Even after the program reached the Elite Eight. Yes, that’s right, the Elite Eight, pundits are still doubting the Zags. Sure, GU didn’t exactly knockout #1 seeds in the tournament, but that doesn’t mean they should be knocked for reaching this point for the first time since 1999. It’s almost like taking the easy way out and forming an opinion without watching Gonzaga enough to realize that yes, they are in fact really good and can beat anyone. They even have the size to challenge and compete with Kentucky.
After the Zags’ Przemek Karnowski-led frontline destroyed their UCLA counterparts, the Zags will face Duke in Houston on Sunday. Some will tell you otherwise, but GU actually matches up well with the Blue Devils.
The South’s top-seeded team feature three extremely talented freshman in Jahlil Okafor, Tyus Jones and Justice Winslow. Outside of the trio and Quinn Cook, Coach K has exactly zero players averaging double-figures. Duke has depth issues, but the team is generally able to overcome them thanks to their stars, especially Okafor. The Blue Devils have Marshall Plumlee and Amile Jefferson, but other than that there is a definite dearth of size. Additionally, neither are even close to being in the same discussion as Okafor offensively. Winslow was slid to the four next to Okafor at center to help combat this. While Winslow will likely be tasked with slowing down Kyle Wiltjer, Okafor will have issues with Karnowski and Domantas Sabonis on both ends of the floor.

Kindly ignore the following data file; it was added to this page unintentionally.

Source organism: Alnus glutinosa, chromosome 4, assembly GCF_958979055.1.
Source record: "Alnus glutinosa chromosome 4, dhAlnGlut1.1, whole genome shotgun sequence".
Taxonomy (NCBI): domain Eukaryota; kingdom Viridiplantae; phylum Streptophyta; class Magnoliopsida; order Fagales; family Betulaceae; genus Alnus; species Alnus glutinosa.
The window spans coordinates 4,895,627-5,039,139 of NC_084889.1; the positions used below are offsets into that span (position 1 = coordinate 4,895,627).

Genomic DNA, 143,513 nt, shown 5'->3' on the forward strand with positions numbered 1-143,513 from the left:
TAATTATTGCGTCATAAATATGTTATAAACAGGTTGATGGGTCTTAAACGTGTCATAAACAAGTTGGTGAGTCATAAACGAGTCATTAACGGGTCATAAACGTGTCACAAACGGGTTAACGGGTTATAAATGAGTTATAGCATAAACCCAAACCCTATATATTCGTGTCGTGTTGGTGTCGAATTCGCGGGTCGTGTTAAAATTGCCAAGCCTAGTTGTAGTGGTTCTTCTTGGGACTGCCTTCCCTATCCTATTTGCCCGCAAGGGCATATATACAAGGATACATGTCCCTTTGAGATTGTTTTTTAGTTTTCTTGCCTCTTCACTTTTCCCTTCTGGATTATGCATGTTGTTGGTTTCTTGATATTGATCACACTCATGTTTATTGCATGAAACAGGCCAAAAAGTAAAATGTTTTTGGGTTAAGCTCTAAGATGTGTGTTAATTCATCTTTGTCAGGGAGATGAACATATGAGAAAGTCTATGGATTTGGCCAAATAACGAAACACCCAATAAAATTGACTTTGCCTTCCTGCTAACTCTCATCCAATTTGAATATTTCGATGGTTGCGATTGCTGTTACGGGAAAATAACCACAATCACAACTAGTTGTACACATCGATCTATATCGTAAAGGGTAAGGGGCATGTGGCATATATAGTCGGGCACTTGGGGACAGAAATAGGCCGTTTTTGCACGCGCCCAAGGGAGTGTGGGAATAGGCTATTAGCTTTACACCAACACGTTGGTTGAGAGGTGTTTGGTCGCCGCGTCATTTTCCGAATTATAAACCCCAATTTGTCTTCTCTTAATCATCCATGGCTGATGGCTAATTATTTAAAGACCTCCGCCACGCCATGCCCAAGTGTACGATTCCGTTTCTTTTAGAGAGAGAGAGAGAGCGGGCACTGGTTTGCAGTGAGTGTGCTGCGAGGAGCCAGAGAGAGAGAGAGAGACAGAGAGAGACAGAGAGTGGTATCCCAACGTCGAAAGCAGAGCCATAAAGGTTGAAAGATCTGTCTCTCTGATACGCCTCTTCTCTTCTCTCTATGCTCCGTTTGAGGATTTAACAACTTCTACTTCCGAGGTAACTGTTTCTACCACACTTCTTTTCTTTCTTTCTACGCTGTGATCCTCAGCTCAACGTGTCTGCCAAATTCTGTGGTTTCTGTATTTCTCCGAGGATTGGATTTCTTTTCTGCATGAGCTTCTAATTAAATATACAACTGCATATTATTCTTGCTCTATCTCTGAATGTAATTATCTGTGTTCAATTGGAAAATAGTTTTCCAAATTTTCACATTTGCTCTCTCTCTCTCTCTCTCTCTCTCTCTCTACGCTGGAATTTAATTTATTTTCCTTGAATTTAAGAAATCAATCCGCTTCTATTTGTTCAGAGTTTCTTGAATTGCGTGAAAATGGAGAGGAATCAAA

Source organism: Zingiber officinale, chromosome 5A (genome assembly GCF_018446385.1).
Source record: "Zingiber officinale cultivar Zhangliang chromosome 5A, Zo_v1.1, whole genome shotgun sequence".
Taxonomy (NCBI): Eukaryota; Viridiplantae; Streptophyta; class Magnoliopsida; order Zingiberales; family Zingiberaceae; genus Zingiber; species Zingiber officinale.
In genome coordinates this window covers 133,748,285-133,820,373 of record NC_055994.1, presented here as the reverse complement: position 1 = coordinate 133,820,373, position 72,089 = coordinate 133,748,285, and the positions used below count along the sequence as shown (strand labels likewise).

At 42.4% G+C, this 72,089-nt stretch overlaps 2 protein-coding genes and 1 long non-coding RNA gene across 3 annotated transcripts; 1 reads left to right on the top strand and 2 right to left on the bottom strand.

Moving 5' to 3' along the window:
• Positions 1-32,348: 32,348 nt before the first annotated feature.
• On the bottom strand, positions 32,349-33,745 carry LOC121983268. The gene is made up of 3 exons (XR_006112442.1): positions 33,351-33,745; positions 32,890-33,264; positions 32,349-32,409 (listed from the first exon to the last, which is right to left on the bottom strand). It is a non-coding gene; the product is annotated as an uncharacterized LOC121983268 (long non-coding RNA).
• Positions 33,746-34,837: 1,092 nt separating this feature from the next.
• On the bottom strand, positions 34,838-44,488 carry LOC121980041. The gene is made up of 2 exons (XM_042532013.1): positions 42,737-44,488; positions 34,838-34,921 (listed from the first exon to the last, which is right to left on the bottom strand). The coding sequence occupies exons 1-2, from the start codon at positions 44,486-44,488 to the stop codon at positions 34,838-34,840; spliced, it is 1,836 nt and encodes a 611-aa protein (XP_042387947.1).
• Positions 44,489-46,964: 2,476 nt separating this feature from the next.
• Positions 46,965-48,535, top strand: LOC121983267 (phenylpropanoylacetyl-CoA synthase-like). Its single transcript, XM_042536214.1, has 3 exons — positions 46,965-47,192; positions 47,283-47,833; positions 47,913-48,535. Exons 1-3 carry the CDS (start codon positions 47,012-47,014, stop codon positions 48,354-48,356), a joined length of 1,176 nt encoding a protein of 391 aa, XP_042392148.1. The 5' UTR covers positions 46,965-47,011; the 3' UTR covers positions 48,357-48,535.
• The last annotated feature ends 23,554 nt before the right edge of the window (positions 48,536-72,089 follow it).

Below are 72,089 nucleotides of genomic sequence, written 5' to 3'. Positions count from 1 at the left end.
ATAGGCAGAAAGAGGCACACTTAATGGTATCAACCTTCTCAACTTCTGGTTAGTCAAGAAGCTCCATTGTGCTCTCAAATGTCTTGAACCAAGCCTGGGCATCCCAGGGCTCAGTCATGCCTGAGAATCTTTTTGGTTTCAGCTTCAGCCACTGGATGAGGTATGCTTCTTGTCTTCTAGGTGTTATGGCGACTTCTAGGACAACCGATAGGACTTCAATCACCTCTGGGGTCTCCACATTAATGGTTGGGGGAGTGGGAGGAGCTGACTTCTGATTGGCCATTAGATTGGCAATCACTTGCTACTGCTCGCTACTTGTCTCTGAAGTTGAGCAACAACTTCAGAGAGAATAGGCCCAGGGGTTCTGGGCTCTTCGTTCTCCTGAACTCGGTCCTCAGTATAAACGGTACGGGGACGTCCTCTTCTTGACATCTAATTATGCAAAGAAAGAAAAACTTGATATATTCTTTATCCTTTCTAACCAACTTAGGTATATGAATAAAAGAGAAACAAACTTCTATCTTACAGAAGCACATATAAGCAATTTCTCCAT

The beauty of Gonzaga’s frontline is that they not only features a rotation of bigs, but that those bigs can beat you in different ways. Wiltjer is the stretch four who can score from any spot on the floor while Sabonis is the rare freshman with an extremely polished offensive, low-post game. He also brings energy, size and rebounding to the team when he enters the game. Karnowski is a different matchup entirely. The 7’1” center is the definition of an immovable object in the lane with soft hands and potent array of hook shots.
With all three at his disposal, Mark Few relies on a rotation, which was on full display against UCLA as the Zags’ coach constantly subbed the post players in and out in order to keep them fresh. With Duke expected to heavily rely on Okafor, tiring him out will be key. This won’t be hard with the rotation and number of screens the Zags tend to set.
Gonzaga’s opponents also have a tendency to pile up fouls quickly, often leaving the Zags in the bonus for long stretches of the game. Most of this has to do with post players trying to grapple with the “mountain masquerading as a man” known as Przemek Karnowski. Karnowski’s size also provides him the opportunity to shut down Okafor on the defensive end. Simply put, Karnowski is a big dude and despite his offensive gifts, Okafor will have trouble scoring on him.